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l0calh05t

Best spatial data structure for my needs?

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Ok, basically what I need is a data structure for storing 2D points and line segments between said points (read: edges). The order of addition of these points and lines should not affect the resulting structure too much (they will be added more or less radially around a starting point, which is pretty bad for a basic point quadtree for example) and ideally require no rebalancing in the process, it should be efficient to find the points that lie inside a specified (axis-aligned) rectangle (or a circle) and it should be efficient to find all lines that lie (completely or partially) inside a specified axis-aligned rectangle. ideally a fast method for finding the nearest neighbour of a particular point would be usefull as well, but not necessary, as selecting a rectangle around it first should speed it up enough that a trivial O(n^2) algorithm would works ok as well, and the selection will probably have to be done anyways. I read a bit in Samet's Design and Analysis of Spatial Data Structures today and it would seem a PM3-Tree might work. (Although i'd probably extend it to use buckets for the points) Have you got any other (better?) ideas? I'm mainly looking for good asymptotic behaviour as the numbers of points will definitely exceed 10000, and the number of lines will probably be a little more than twice the number of points. Memory behaviour should of course be as good as possible as well (don't want the potential performance gains to be lost again to excessive paging).

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I'm actually looking into something similar:

A data structure holding 'sparse' data like lines and points, but I also require some kind of LOD system (in searching as well as visualising) and a way to order this data so it can be streamed into memory if it doesn't fit.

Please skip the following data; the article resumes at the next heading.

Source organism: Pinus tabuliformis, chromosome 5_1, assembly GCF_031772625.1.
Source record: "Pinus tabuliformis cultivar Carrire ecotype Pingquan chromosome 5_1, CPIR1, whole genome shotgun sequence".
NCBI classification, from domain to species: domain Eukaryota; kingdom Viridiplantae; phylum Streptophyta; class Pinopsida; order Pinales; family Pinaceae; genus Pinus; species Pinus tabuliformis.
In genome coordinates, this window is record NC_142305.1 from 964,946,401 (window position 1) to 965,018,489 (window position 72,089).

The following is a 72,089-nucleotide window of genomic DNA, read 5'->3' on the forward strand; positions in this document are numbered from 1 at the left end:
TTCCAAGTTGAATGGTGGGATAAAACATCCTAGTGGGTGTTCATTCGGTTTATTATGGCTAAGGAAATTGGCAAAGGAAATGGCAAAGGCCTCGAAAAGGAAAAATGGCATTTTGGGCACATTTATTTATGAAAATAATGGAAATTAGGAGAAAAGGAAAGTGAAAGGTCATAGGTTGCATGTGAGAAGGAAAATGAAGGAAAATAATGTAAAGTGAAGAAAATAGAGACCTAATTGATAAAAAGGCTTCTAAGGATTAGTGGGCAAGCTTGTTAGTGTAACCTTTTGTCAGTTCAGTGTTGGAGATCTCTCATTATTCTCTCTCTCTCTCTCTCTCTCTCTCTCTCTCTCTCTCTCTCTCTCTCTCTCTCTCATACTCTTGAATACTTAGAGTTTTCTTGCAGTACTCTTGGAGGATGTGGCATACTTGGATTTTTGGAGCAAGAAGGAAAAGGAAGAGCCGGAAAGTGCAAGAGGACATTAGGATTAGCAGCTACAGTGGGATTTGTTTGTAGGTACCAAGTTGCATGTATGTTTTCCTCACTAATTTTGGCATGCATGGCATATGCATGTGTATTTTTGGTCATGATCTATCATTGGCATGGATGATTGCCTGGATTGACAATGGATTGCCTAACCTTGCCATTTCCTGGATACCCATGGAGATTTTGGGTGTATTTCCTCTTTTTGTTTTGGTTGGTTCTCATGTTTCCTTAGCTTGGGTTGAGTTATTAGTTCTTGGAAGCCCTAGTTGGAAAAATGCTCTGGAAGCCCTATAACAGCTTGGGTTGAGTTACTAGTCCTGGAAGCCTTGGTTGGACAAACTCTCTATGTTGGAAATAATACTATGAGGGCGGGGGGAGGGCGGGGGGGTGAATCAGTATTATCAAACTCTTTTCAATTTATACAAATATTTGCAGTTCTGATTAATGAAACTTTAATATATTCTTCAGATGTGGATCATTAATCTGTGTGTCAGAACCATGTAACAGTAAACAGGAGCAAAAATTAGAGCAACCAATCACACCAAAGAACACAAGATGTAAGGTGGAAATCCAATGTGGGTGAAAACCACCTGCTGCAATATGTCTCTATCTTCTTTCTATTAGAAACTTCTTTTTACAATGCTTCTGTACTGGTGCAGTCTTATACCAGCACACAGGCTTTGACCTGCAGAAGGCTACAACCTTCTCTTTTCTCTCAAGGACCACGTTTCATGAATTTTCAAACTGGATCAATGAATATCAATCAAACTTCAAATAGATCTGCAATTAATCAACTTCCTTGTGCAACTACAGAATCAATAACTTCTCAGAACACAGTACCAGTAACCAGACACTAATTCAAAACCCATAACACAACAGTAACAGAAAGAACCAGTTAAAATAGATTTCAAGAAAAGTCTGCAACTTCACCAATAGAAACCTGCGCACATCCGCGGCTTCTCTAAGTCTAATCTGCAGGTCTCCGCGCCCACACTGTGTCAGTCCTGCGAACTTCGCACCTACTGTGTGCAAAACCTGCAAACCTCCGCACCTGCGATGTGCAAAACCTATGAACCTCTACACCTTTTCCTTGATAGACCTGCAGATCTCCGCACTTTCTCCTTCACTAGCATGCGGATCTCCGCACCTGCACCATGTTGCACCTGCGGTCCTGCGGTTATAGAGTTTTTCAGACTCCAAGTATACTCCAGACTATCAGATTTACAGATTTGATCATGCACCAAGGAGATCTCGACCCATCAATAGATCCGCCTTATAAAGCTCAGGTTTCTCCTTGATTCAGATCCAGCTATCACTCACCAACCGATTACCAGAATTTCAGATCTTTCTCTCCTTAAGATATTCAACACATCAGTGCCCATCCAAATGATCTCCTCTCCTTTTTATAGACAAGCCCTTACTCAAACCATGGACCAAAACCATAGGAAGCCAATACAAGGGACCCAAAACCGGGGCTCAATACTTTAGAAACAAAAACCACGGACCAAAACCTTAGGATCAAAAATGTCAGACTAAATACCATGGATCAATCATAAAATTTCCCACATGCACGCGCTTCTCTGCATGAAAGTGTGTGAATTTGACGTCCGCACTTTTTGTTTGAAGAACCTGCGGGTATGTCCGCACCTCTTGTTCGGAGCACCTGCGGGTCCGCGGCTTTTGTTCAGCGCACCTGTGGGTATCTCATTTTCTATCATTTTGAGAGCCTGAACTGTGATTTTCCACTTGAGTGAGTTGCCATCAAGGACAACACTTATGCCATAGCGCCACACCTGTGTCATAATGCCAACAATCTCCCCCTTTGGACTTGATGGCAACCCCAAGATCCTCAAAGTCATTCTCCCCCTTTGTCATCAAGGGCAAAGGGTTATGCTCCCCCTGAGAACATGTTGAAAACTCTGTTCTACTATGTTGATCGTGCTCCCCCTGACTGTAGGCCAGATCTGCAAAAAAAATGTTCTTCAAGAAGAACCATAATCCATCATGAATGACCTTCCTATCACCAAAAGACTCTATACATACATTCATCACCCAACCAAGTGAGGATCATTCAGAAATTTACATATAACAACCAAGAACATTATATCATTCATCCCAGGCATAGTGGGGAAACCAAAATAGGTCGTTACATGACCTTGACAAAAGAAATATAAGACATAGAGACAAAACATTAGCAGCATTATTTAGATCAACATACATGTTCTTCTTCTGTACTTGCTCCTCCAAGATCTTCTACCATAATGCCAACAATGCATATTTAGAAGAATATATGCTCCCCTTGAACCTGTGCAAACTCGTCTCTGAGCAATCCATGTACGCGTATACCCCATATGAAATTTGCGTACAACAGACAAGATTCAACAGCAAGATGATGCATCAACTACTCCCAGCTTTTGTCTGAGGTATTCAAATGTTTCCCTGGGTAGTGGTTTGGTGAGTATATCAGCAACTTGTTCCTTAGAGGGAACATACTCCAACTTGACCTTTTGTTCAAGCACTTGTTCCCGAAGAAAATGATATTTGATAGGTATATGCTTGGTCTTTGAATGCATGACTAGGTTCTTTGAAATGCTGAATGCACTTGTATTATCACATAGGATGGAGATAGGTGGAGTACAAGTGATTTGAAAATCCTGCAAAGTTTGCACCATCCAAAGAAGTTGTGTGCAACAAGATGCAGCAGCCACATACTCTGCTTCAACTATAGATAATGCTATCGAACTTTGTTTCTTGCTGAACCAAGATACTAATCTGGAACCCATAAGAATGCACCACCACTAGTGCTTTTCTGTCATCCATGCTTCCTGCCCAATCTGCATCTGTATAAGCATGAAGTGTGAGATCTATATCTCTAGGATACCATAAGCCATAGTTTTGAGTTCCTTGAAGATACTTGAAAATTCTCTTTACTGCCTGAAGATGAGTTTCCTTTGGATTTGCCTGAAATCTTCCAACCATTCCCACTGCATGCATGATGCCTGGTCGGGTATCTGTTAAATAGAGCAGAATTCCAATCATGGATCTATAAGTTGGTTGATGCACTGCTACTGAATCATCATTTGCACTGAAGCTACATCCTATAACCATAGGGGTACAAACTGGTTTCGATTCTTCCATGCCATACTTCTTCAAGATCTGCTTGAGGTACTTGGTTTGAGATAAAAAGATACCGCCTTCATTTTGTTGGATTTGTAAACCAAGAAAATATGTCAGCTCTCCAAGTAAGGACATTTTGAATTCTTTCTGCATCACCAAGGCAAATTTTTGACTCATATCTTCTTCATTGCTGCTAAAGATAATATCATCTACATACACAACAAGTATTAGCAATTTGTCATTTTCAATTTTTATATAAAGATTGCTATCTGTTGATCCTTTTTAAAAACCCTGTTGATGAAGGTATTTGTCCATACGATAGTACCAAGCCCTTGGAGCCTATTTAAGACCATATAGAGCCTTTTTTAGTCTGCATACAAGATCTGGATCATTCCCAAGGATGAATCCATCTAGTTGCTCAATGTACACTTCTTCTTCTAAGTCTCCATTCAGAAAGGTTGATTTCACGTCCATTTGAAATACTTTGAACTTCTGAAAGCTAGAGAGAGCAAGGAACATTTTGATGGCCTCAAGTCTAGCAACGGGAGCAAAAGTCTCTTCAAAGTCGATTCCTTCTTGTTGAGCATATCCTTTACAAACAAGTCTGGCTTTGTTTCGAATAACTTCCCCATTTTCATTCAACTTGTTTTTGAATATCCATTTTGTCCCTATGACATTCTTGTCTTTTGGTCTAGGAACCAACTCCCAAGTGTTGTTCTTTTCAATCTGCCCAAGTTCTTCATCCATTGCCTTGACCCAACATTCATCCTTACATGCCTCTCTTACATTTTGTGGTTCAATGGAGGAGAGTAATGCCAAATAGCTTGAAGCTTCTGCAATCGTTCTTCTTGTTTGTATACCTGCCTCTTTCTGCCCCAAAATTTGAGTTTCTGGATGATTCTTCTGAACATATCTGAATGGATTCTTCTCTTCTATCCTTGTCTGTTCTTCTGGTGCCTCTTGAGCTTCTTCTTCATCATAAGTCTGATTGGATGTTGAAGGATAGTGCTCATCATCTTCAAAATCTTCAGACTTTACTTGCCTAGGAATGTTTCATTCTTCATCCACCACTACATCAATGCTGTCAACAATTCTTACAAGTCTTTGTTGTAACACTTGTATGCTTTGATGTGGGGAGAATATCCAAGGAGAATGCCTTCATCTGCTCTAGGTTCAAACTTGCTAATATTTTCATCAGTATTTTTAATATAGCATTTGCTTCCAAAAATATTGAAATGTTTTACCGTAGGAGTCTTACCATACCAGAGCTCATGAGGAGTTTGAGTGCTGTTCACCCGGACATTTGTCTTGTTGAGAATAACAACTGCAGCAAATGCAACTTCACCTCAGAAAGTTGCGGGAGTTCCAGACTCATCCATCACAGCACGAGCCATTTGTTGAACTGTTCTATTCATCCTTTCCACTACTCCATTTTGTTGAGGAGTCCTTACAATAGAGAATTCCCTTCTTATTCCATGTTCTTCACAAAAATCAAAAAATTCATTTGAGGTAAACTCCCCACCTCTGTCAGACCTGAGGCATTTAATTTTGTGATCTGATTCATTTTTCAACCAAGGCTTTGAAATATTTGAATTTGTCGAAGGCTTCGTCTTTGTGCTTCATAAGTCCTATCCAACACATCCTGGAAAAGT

The only kind of applications that I am able to find that do something similar, are route-planners like map24. But finding information on how they are built is pretty hard.

According to Wikipedia the R-Tree structure is the most commonly used spatial datastructure. Perhaps you could find some useful information at these locations:

Site with Java applets demonstrating various algorithms

Site with a spatial index library in C/C++

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I'm not an expert on this branch of algorithms and data structures, but I have a feeling there just aren't that many compiled sources of spatial algorithms and data structures. There are, however, a few books that may contain the information you are looking for. Code search engines could prove to be useful also.

Here are a few books (both links take to Amazon).

Foundations of Multidimensional and Metric Data Structures
Level of Detail for 3D Graphics

Of course algorithms dealing with multidimensional databases use the same concepts, for instance.

[Edited by - Naurava kulkuri on July 15, 2007 3:27:02 AM]

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Are the points able to move, or do they move frequently?
This obviously greatly affects the amount of precalculation you can do.
Are all points added before you perform queries on the dataset, or do you add them as you go?

If all points are present from the beginning and they don't move, then you can divide things up into a grid and do a lot of precalculation about which points and lines are partially inside each cell, and hence potentially inside a rectangle covering part of that cell.

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